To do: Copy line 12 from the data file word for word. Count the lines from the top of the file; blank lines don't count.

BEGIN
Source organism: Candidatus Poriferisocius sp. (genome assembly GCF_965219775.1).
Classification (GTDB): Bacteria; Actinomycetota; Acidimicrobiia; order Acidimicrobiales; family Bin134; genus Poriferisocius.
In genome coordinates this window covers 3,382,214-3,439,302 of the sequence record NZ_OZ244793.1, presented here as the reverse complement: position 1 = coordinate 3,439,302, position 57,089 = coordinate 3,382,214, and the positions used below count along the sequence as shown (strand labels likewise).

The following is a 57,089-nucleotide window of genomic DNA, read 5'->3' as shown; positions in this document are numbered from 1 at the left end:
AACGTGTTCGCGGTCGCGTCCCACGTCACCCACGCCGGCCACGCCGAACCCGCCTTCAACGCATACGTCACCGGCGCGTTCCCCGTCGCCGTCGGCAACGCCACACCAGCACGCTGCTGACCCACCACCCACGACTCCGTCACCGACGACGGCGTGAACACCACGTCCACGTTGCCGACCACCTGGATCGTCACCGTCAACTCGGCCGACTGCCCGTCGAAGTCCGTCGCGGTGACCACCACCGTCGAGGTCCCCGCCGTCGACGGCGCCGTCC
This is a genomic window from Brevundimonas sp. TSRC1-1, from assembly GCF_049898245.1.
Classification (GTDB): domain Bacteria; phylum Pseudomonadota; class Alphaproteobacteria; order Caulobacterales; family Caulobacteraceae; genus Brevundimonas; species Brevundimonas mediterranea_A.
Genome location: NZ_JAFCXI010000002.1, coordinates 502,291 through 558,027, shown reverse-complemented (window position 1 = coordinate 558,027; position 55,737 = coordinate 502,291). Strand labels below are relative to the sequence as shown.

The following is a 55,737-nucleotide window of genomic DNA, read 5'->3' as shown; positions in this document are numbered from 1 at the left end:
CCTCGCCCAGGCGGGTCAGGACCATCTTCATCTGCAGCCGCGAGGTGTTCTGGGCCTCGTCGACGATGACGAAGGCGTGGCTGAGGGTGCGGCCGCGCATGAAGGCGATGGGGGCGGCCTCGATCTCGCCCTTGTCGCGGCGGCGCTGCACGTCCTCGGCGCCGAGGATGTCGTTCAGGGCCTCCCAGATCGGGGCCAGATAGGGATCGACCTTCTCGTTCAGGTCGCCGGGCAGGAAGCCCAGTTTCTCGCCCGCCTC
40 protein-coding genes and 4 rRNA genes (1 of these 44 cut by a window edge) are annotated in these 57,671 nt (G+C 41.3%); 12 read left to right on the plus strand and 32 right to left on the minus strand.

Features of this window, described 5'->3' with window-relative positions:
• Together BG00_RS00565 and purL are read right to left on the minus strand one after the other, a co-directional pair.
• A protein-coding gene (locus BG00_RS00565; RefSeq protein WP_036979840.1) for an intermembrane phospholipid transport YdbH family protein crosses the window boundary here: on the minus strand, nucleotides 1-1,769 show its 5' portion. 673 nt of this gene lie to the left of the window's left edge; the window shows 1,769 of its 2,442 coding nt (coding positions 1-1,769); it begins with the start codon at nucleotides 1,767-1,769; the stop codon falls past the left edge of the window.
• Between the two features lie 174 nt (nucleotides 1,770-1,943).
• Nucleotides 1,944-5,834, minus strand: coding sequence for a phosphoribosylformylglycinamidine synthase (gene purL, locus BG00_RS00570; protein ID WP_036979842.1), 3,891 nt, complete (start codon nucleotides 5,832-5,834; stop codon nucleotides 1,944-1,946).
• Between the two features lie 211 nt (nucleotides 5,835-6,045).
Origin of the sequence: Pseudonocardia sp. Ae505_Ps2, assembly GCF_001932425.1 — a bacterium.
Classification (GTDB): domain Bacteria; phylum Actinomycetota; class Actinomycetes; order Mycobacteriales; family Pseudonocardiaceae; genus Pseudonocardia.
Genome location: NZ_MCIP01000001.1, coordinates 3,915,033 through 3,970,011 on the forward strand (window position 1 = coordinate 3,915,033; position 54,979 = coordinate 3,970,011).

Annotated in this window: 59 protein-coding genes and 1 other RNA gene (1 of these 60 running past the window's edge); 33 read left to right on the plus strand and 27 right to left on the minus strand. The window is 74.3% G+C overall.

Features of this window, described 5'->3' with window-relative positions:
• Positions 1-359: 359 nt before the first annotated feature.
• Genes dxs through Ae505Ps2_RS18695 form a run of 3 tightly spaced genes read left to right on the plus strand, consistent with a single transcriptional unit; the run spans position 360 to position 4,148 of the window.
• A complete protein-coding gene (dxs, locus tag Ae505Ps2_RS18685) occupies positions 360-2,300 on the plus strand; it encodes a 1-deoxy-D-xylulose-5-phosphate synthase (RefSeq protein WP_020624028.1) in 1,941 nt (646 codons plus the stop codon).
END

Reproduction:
Features of this window, described 5'->3' with window-relative positions: